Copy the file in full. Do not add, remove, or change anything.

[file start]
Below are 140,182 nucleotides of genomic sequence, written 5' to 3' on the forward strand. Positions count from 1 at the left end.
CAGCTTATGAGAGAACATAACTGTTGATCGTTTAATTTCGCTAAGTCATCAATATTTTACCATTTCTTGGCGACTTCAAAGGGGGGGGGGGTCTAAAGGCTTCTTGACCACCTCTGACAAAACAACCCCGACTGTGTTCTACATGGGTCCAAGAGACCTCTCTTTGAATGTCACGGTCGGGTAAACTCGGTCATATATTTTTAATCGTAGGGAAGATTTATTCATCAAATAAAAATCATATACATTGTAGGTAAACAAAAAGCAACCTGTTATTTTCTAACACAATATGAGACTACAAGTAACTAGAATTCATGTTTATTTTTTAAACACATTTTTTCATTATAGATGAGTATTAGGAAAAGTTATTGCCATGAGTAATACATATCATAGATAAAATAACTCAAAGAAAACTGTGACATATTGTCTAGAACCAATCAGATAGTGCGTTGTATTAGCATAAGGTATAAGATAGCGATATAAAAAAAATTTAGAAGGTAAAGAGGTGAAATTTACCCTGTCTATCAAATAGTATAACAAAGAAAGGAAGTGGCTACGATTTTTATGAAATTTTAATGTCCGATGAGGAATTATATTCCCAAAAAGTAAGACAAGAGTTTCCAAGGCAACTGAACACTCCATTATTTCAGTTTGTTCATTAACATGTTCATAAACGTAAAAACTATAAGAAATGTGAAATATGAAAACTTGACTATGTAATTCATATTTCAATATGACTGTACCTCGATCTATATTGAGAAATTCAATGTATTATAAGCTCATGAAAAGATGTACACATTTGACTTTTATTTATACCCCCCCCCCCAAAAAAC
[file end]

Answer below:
Below are 140,182 nucleotides of genomic sequence, written 5' to 3' on the forward strand. Positions count from 1 at the left end.
CAGCTTATGAGAGAACATAACTGTTGATCGTTTAATTTCGCTAAGTCATCAATATTTTACCATTTCTTGGCGACTTCAAAGGGGGGGGGGGTCTAAAGGCTTCTTGACCACCTCTGACAAAACAACCCCGACTGTGTTCTACATGGGTCCAAGAGACCTCTCTTTGAATGTCACGGTCGGGTAAACTCGGTCATATATTTTTAATCGTAGGGAAGATTTATTCATCAAATAAAAATCATATACATTGTAGGTAAACAAAAAGCAACCTGTTATTTTCTAACACAATATGAGACTACAAGTAACTAGAATTCATGTTTATTTTTTAAACACATTTTTTCATTATAGATGAGTATTAGGAAAAGTTATTGCCATGAGTAATACATATCATAGATAAAATAACTCAAAGAAAACTGTGACATATTGTCTAGAACCAATCAGATAGTGCGTTGTATTAGCATAAGGTATAAGATAGCGATATAAAAAAAATTTAGAAGGTAAAGAGGTGAAATTTACCCTGTCTATCAAATAGTATAACAAAGAAAGGAAGTGGCTACGATTTTTATGAAATTTTAATGTCCGATGAGGAATTATATTCCCAAAAAGTAAGACAAGAGTTTCCAAGGCAACTGAACACTCCATTATTTCAGTTTGTTCATTAACATGTTCATAAACGTAAAAACTATAAGAAATGTGAAATATGAAAACTTGACTATGTAATTCATATTTCAATATGACTGTACCTCGATCTATATTGAGAAATTCAATGTATTATAAGCTCATGAAAAGATGTACACATTTGACTTTTATTTATACCCCCCCCCCCAAAAAAC